Journalists work in the Portland Press Herald/Maine Sunday Telegram newsroom in South Portland. Photo by Sarah Rice.

There’s no state in the country where one person controls as many newspapers as Reade Brower does in Maine, and many are watching to see how this situation unfolds.

(L-R) Alan Baker, owner and publisher of The Ellsworth American and Mt. Desert Islander. Edward French, publisher of The Quoddy Tides. Photos by Sarah Rice. Photo illustration by Jessica Ouellette.

Alan Baker and Edward French are two veteran newsmen, both concerned about and devoted to preserving local journalism despite the odds.

Alan Baker puts his hands together like a child in prayer and raises his eyes to the heavens without saying a word. He smiles. He was just asked if he’s recently had any offers to buy his newspapers.

Baker is the owner and publisher of The Ellsworth American and Mount Desert Islander, two of a dwindling number of independent Maine newspapers. The Ellsworth American, in particular, has a national reputation for its excellence in small-town journalism. But these are times of lost readership and advertising revenue and uncertain profit.

Who are Maine’s News Makers?

We’ve created an interactive infographic that highlights the dozens of Maine-based outlets that produce real, relevant news.
Check it out.

Coming in October

THE NEWS MAKERS, PART 2
The News Makers series will return in October with a look at the TV and radio news industries in Maine.

Pine Tree Watch surveyed 75 reporters, editors, copy editors, television anchors, photographers, station directors and publishers, asking them to share five Maine-based journalists that they respect.

Are Maine websites that use agenda-based reporting and aggressive social media tactics eroding trust in mainstream media?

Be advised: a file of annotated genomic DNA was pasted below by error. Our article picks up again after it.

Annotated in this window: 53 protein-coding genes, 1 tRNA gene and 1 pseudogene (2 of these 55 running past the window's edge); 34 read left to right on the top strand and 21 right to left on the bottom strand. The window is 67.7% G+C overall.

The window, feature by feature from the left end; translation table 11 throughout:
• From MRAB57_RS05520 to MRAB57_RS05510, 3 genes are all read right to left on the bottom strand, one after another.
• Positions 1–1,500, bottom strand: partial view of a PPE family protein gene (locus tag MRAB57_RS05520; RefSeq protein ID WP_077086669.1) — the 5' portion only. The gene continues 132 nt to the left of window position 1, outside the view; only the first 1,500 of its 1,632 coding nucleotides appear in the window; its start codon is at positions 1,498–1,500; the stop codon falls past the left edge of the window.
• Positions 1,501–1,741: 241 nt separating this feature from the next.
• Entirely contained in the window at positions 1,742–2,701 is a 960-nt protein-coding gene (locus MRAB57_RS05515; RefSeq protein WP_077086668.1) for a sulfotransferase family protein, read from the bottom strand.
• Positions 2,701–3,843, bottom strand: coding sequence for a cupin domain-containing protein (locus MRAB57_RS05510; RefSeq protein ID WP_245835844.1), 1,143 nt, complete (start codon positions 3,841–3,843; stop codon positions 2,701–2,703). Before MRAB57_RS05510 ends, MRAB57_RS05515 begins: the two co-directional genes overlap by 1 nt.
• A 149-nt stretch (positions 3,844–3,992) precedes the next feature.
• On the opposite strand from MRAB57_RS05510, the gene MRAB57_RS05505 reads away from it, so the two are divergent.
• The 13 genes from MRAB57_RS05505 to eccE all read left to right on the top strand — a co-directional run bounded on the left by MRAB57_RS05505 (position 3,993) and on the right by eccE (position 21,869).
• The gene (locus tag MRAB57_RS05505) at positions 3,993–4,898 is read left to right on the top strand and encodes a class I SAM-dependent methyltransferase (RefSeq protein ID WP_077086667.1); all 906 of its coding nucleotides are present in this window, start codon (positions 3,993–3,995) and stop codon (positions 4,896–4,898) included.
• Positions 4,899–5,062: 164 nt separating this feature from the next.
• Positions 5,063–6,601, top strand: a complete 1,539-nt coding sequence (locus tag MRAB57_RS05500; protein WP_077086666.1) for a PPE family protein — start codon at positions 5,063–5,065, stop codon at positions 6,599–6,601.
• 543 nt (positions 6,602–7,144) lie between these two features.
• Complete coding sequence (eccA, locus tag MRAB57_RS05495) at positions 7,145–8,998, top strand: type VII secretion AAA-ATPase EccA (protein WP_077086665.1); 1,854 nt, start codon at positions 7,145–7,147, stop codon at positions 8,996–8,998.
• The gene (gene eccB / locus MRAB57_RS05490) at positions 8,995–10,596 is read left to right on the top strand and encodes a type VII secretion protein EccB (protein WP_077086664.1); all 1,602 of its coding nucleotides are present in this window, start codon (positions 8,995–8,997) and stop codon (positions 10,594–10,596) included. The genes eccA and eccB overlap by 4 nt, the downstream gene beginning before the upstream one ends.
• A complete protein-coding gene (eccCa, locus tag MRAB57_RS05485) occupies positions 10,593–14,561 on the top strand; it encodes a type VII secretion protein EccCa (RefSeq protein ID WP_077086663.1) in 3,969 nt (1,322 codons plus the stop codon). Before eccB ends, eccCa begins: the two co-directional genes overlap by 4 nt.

Reade Brower has become many things along his unconventional path through life, from janitor to balloon seller to barefoot marathoner to husband and father to where he is today, owner of 25 Maine newspapers.

“We need people in our lives with whom we can be as open as possible. To have real conversations with people may seem like such a simple, obvious suggestion, but it involves courage and risk,” wrote 18th-century Irish poet, singer and songwriter Thomas Moore.

In this mistrust-filled world full of political contention and both fake and devastating news, mustering such courage is challenging. Finding common ground and engaging in civil conversations about important issues facing our communities, our state, our country and our world can seem elusive, if not sadly impossible.

This concerning state of affairs prompted Pine Tree Watch to examine the concept of trust. And thus, we’re launching a new series called “The Maine Trust Project.” Each month, we’ll sit down with a Maine resident to discuss this precious commodity. We’ll see which people and institutions Mainers trust and how the concept of trust drives their thought processes and actions.

First up in our new series is 83-year-old Mary Betterley of Damariscotta, who still prefers to trust first. Read more…

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